The narrator says of Samiv tel’Izak that she is “young enough to perhaps be Bindan’s daughter”, which reminds me that I don’t think we’ve ever been told what their actual relationship is. In contrast to Daav, who relates to his clan members as their kinsman first and their delm only when necessary, we’ve never seen Gath tel’Izak be anybody else to Samiv except her delm.

Mouse and Dragon – Chapter 26

In which Aelliana attends her first gather, and sweeps all before her.

The guest list at yo’Lanna’s gather has a nice sense of history, being a mix of new people, people who were at Korval’s gather in chapter 26 of Scout’s Progress, and people who were at Etgora’s gather in “Choice of Weapons”. In the last category is Etgora Himself, the father of the young man whose enthusiasm Daav was obliged to dampen. (There’s also a reference to that event when Daav and the hostess are exchanging greetings.)

Less charmingly, there are also echoes of the other story set around that time: “The Beggar King”, in which pilots were mysteriously going missing, and Daav was not able to find those responsible, only oblige them to suspend their activities for a time. That time, it appears, has now passed, and pilots are going missing again.

The bond between Daav and Aelliana is developing, however slowly; Daav now possesses the ability to know without looking when Aelliana enters the room, the inverse of which Aelliana has had since the beginning of the novel.

Mouse and Dragon – Chapter 21

In which Hevelin is employed and Jen Sar Kiladi is recognised.

The fame of the Revisor of the ven’Tura Tables is spread far and wide; not even by travelling into Terran-held space has Aelliana avoided being greeted as that Caylon by the pilots she meets. (That implies that there are underlying principles shared by both the Terran and the Liaden methods of space travel, if the ven’Tura Tables are of use to both.)

The norbear with the rusty streaks in his fur is named Hevelin, in tribute to the authors’ friend Rusty Hevelin, who by all accounts was that happy person mentioned in the chapter quote who found a friend at every port.

Mouse and Dragon – Chapter 20

In which there is a price to be paid by those who don’t know better than to interfere in an alleyway brawl.

This chapter is the one in which Daav says that it is the fate of the courier to catch glimpses of other lives and never know how they turned out, which I mentioned in an earlier entry is how I feel about some of the Liaden short stories.

Aelliana’s knack for intercepting projectiles is going to come up again.

Food watch: it is not said what was in the stew, but the fact of it being sold at a greens market suggests it was probably vegetables again.

Mouse and Dragon – Chapter 19

In which courier pilot Aelliana Caylon makes her first interstellar delivery.

The other thing I wonder, speaking of the incident with Delm Hedrede in Scout’s Progress, is whether Dath jo’Bern is the same person as Delm Hedrede. We never got Hedrede’s personal name, nor any other personal details beyond “female” and “not young”; Dath jo’Bern is female, and if she’s a grandmother’s cha’leket she’s probably not young. If she is delm, one might have expected the fact to be mentioned, but I think that’s thinking like a Terran, and a Liaden might say that it’s an irrelevant detail when she’s acting in a personal capacity. (We’ve seen that several times with Daav and Delm Korval, as recently as when Aelliana told Mr dea’Gauss Daav yos’Phelium was going to be her co-pilot.) On the other hand, would Delm Hedrede choose to give business to one so closely associated with Korval, after that incident in Council?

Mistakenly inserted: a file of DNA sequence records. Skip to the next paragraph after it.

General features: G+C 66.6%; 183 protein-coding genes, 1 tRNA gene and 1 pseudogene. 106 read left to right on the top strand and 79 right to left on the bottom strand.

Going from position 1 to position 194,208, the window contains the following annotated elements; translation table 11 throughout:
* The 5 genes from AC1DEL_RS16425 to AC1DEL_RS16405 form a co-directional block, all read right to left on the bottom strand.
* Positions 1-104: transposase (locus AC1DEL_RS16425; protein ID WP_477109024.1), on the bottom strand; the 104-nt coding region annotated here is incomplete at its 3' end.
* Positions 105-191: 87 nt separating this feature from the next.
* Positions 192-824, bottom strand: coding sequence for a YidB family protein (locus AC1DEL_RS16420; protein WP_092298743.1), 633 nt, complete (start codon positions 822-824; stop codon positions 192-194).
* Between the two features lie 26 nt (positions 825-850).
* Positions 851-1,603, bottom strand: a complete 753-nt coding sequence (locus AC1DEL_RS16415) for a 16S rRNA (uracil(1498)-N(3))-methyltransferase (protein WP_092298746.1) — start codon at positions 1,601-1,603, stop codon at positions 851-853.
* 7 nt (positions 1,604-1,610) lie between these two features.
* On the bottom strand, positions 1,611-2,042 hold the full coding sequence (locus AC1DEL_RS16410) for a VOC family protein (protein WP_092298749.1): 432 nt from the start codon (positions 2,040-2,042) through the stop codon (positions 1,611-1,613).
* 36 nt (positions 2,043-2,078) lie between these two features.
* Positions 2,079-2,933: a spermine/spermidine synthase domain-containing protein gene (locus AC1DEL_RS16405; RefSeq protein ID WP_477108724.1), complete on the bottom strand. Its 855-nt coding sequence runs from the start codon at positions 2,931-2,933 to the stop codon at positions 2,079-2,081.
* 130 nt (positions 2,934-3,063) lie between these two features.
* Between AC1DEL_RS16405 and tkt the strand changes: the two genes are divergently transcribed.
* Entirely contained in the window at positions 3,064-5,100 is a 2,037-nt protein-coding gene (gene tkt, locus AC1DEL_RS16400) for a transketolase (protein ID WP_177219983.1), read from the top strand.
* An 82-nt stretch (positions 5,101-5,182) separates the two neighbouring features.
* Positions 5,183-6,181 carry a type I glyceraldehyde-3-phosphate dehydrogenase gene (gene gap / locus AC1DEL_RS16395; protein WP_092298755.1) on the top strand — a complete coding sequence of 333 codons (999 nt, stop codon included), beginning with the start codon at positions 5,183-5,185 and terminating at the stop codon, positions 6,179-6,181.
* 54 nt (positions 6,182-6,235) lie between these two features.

Mouse and Dragon – Chapter 18

In which Kiladi gets the third degree, Ride the Luck gets a job offer, and Clarence O’Berin gets a mixed reception.

This appears to be a chapter for Daav to encounter old acquaintances (“friends” is too strong a word for some of them, if not all). There is Clarence O’Berin, the Juntavas Boss who Daav met in “The Beggar King” (which is already 15 years ago, although one imagines they’ve met again a time or two since then). There is the merchant Gus Tav bel’Urik, who was one of the guests at the gather Daav held for his betrothed in Local Custom. And there is Scholar Expert Jen Sar Kiladi, who is clearly someone Daav knows well, though for now we are getting only hints as to how.

Clan Hedrede has gone up in the world. Aelliana notes here that they are High House; when last we heard of them, in Scout’s Progress, they were in the Mid rank. It was noted that they were in the top 5% of the Mid rank, but it was also noted that they’d been there, apparently content, for many years. And now, apparently, something has changed. One can’t help wondering if it had anything to do with that incident that occurred when last we heard of them.

The nature of Tey Dor’s establishment, at which Aelliana and Daav have an appointment following lunch, is not elaborated on here, but it’s established elsewhere that it revolves around guns and the shooting thereof. It would appear that firearm proficiency is one aspect of the preparations they’re making for the courier life.

As this is apparently a thing I notice now, Aelliana and Daav’s lunch is once again meatless; the soup is noted as being a vegetable chowder.